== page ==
Year : 2013 | Volume
: 8 | Issue : 3 | Page : 131--132
The philosophy of evidence-based clinical practice: Is evidence enough?
Department of Medicine, Chest Unit, Amiri Hospital, Dasman, Kuwait
Chest Unit, Department of Medicine, Amiri Hospital, Dasman - 15462
|How to cite this article:|
Al-Ghimlas F. The philosophy of evidence-based clinical practice: Is evidence enough?.Ann Thorac Med 2013;8:131-132
|How to cite this URL:|
Al-Ghimlas F. The philosophy of evidence-based clinical practice: Is evidence enough?. Ann Thorac Med [serial online] 2013 [cited 2020 Sep 22 ];8:131-132
Available from: http://www.thoracicmedicine.org/text.asp?2013/8/3/131/114282
A 36-year-old never-smoker woman with no medical history was admitted for gradual, progressive dyspnea on exertion. Her extensive work-up (including pulmonary function tests, connective tissue disease panel, and chest imaging) was unremarkable except for moderate pulmonary arterial hypertension. The consult team started to discuss whether or not to start the patient on a phosphodiesterase inhibitor, but I had another two questions, which were essentially the same, in mind! Were patient-important outcomes interrogated and was the most important clinical outcome investigated?
Evidence-based clinical practice (EBCP), originally referred to as evidence-based medicine, is defined as the conscientious, explicit, and judicious use of the best evidence in making decisions about the care of individual patients.  EBCP also assists decision makers in implementing best healthcare practice while drawing roadmaps for the health system.  The integration of EBCP in the clinical practice, including respiratory medicine, should take into consideration two fundamental principles: The hierarchy of evidence and the art of clinical decision-making.
Evidence is usually abstracted from any empirical observation. This might be in different formats and types of studies, being systematically or nonsystematically reported. However, the unsystematic ones are often limited by the small sample size and flaws in inferences affected by the illness natural history, placebo effect, clinicians' expectations, and patients' desire to please their healthcare providers. 
While the hierarchy of evidence implies that the type of study determines the level of evidence, this role has exceptions. Conventionally, randomized-controlled trials (RCTs) and their systematic reviews and meta-analyses sit at the top of the hierarchy pyramid, while case reports and series are considered weakest evidence and are located at bottom of the hierarchy system. Observational studies other than case reports and series including case-control and cohort studies are considered in the middle of the pyramid. The strength of the RCTs is obtained from its powerful design that includes randomization. This assists in eliminating the bias in the choice of treatment assignments. It is the only mean to control for unknown prognostic factors, that is, confounders. In addition, randomization, when implemented appropriately, is the best way to achieve matching of the comparison groups for their prognostic factors.  However, and as it was mentioned above, this hierarchy system is not absolute. Rigorously conducted observational studies may provide more compelling evidence than poorly-conducted RCTs.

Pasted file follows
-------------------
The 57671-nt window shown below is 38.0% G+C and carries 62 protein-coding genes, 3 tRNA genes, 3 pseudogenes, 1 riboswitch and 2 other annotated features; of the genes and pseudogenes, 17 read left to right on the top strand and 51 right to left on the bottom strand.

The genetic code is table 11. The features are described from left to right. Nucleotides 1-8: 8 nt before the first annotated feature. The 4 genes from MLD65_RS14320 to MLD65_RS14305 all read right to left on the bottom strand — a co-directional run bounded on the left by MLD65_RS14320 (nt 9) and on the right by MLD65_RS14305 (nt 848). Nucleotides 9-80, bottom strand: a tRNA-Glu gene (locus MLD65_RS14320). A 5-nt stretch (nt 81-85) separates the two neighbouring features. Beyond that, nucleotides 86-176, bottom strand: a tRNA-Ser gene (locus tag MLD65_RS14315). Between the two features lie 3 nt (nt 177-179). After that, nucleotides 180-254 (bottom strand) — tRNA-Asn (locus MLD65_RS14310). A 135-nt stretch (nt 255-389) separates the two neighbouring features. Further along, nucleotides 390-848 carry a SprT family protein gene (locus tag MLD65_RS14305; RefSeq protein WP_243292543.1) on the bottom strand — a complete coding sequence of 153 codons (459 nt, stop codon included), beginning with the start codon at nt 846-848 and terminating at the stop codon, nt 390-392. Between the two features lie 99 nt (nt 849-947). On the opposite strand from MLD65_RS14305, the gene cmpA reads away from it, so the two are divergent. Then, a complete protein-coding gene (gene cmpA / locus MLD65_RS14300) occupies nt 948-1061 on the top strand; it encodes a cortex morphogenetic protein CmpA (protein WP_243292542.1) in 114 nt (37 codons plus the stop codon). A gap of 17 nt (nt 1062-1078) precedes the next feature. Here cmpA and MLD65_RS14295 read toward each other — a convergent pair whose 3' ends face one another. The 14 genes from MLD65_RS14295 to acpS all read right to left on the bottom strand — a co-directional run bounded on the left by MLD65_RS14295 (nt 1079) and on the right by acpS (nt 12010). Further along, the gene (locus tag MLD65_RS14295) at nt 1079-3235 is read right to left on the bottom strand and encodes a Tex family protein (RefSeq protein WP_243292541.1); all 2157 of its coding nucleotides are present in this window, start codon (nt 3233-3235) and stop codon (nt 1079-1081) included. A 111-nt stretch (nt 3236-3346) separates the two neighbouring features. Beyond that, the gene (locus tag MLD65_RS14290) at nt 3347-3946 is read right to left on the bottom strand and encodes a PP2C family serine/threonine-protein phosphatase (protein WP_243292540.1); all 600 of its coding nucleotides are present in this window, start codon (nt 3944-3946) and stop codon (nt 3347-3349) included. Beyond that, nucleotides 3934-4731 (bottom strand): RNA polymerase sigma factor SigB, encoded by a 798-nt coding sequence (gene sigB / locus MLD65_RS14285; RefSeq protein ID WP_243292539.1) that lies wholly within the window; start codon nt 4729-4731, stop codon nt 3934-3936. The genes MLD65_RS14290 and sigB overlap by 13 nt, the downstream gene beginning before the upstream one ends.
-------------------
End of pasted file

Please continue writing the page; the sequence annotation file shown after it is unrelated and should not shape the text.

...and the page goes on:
The second fundamental principle, clinical decision-making, is very important in clinical practice and is often overlooked. A healthcare professional should always keep in mind their patients' values and preferences when taking a clinical decision.  Implementation of EBCP requires careful review of the patients', and possibly cultural, acceptance of the diagnostic test, and/or management intervention. Clinical expertise is always needed and, therefore, EBCP should take into account an expert opinion when dealing with different clinical scenarios. Additionally, healthcare providers should always be good judges when mixing both EBCP and clinical expertise along with taking into consideration the economic aspect of the test/intervention.
In summary, healthcare professionals should gain a mixture of necessary qualities required for the optimal patient care that include along with the in-depth background and physiological knowledge and awareness of the available diagnostic tests and therapeutic interventions, they should acquire effective search tools, critical appraisal skills, the ability to define and understand benefits along with the ability to understand patients' and cultural values and preferences.
Returning back to the clinical scenario, the treatment of the patient should be dictated based on the specific details of the corresponding study that investigated the use of phosphodiesterase inhibitors in patients with pulmonary hypertension. The investigators used sildenafil and evaluated its effects on the distance of the six-minute walking test (6MWT) as the primary end point.  They also assessed the pulmonary physiology with attention to the mean pulmonary artery pressure but as a secondary outcome. Therefore, and in order to obtain the best outcome from the medication, the patient described above should have a 6MWT prior to receiving the intervention of interest. This is referred to as external validity of a clinical study and generalization of its results on the patients in the clinical setting. Lastly, it is favorable to focus on patient-important outcomes and not physiological endpoints that are used as surrogate for other, usually more important, outcomes.
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